A boat with a canting keel instead of water ballast can be a much narrower boat. The yacht’s 14-foot, 6-inch maximum beam is about the same as that of a yacht half its length with a conventional keel. The narrow beam does make things interesting during a tack, when two dozen people are scrambling to find a seat on the sliver of deck area on the windward side when the yacht is sailing close-hauled.

But sitting on the rail is not as important as it is on a conventional yacht. Windage is the bigger problem here, and the happy solution for the offshore crew is that they can go below and spend the off-watch in bunks on the windward side. The narrow beam also means that the yacht has a relatively small interior for its size. There’s no mistaking the belowdecks ambiance for a suite at the Trump Plaza.

On Deck

The cockpit is completely open and easy to work in. But the crew working the foredeck has to be agile because there is very little working deck area. The good news is that without a pole to gybe, the foredeck crew can remain on deck.

Keel-Hauling

When you’re sailing aboard Genuine Risk, the most unusual sensation comes when the keel starts to swing during a tack. The keel begins to move down when the sails start to break, and even though there isn’t a big shift in the yacht’s trim by the time you have scurried across the cockpit and up onto the windward side, she is already beginning to power up again. The hydraulic system allows the keel to go from fully extended (55 degrees) on one side to fully extended on the other in less than 8 seconds.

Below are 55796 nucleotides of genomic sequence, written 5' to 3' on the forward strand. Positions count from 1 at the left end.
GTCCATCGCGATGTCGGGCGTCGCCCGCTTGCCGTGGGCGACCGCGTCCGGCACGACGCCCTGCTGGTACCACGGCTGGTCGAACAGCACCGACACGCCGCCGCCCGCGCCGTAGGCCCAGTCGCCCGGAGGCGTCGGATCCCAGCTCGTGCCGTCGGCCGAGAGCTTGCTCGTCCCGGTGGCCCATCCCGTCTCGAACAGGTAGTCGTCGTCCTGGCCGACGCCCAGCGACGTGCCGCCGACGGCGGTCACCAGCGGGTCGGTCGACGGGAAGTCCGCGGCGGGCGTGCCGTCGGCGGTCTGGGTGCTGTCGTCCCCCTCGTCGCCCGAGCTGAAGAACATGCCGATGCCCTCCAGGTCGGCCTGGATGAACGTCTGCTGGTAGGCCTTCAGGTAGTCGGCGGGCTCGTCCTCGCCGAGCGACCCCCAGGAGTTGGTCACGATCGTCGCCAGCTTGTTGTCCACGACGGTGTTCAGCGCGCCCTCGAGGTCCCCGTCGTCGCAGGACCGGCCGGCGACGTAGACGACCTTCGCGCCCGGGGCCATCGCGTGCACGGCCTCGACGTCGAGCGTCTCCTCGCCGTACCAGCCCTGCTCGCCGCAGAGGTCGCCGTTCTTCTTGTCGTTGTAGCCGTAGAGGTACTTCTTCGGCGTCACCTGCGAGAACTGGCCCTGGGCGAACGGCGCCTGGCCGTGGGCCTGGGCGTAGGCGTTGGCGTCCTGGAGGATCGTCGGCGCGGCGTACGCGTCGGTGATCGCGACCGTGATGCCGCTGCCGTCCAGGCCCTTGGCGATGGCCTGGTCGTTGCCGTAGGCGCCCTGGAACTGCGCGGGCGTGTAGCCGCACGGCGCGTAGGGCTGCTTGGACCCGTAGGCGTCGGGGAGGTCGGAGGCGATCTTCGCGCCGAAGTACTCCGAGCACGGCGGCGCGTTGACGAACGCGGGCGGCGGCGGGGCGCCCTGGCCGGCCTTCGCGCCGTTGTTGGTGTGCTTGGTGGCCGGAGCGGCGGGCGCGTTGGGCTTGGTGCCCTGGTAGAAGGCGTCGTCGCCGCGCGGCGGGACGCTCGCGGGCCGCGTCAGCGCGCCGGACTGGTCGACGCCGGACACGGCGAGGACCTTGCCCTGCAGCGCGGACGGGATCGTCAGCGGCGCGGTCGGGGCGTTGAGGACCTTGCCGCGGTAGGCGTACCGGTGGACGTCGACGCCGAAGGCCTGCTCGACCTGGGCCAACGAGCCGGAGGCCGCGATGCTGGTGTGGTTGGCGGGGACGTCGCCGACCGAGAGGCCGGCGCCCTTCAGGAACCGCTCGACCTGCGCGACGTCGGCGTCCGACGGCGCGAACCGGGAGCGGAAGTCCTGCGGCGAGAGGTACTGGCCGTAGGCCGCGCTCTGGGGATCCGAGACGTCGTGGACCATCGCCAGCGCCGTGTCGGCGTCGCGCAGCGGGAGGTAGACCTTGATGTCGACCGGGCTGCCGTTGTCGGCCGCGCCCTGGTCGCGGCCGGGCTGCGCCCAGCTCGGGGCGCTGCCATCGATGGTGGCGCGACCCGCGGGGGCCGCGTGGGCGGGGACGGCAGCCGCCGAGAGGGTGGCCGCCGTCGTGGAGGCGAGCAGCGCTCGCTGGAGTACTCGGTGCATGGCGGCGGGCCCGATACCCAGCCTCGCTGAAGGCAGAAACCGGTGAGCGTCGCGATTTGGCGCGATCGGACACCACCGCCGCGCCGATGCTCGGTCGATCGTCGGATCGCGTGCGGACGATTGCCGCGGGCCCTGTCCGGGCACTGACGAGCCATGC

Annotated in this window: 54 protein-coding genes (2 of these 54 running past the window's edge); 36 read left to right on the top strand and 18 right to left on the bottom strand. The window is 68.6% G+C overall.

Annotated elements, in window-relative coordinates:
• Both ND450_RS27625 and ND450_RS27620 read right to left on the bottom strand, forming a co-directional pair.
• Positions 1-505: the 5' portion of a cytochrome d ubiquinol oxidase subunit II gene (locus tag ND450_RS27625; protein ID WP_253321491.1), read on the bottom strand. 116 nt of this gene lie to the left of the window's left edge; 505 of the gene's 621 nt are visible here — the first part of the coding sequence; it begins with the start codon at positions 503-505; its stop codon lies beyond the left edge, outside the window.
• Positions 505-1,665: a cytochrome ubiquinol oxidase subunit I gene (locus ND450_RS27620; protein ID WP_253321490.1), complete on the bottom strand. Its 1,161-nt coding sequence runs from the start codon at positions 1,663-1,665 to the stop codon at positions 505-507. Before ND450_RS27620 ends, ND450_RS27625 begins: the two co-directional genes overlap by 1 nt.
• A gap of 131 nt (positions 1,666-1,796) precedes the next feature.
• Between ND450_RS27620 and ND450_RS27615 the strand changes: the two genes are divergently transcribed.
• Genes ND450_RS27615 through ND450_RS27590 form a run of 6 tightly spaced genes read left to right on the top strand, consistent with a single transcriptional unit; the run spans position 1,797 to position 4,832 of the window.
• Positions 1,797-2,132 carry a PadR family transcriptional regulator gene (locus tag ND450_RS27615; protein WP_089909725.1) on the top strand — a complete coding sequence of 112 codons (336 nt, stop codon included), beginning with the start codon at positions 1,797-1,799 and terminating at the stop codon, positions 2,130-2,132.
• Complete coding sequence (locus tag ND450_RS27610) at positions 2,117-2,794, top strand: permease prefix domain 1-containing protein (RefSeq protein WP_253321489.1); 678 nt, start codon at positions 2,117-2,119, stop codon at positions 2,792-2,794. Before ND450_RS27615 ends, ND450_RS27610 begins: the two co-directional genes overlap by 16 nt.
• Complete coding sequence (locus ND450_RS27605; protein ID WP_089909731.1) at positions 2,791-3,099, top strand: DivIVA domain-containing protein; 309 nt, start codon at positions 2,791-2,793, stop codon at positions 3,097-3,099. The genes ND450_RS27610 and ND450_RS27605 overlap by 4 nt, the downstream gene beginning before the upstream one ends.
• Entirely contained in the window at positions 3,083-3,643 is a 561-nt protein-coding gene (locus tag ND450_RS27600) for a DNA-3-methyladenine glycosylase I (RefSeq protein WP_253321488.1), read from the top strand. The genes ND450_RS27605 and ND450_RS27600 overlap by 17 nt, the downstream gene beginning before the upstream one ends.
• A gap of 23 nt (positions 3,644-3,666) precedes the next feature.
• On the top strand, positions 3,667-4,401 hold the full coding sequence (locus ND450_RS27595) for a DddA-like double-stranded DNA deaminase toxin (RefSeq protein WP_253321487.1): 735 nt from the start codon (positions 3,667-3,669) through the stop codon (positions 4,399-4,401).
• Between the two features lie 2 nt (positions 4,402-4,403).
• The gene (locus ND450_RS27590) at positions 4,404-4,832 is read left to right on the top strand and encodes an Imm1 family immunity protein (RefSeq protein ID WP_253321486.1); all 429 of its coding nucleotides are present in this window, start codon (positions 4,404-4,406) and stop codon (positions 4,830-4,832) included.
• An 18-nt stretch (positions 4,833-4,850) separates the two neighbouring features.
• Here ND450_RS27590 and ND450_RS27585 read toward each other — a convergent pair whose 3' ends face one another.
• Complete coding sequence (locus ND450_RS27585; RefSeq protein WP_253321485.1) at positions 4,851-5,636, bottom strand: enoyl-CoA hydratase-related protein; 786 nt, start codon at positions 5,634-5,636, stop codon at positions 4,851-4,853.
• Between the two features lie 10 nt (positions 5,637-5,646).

Genuine Risk was launched in April last year. There were some brief sailing trials off San Diego, and the boat’s first race was last summer’s Chicago–
Mackinac. Even in very light winds, Genuine Risk was the first to finish and averaged a solid 10.11 knots for the race. She also finished first in four out of five races at last year’s Maxi regatta in Porto Cervo, Sardinia. With further modifications in sail inventory—her spinnakers were some 30 percent smaller than Pyewacket’s—and more sailing time for the crew, the next real test for this outside-the-box racer will be when sailmaker Ken Read takes the helm for this summer’s Transpac. If Dubois and Pittman are correct in their assessment of what is needed for this latest generation of racing yachts, a first-to-finish in this year’s centennial race to Hawaii just might be in the cards.

Writer and photographer Craig Davis has been sailing aboard famous yachts for many years.

Specifications

Designer: Dubois Yachts, Beck Farm, Sowley, Lymington, Hampshire, SO41 5SR, UK; 011-441-590-626 666; www.duboisyachts.com
Builder: McConaghy Boats, 77 Bassett Street, Mona Vale, NSW 2103 Australia; 011-612-9997-7722; www.mcconaghy-aus.com

LOA

89'10"

LWL

82'9"

Beam

14' 7"

Draft

16'4"

Displacement

50,000 lbs (est.)

Ballast

17,300 lbs (est.)

Sail area (100% foretriangle)

4,101 sq ft (100% foretriangle)

Auxiliary

Yanmar 230-hp diesel

Fuel

95 gal

Water

55 gal

Sail area-displ. ratio

48.67

Displ.-length ratio

39.30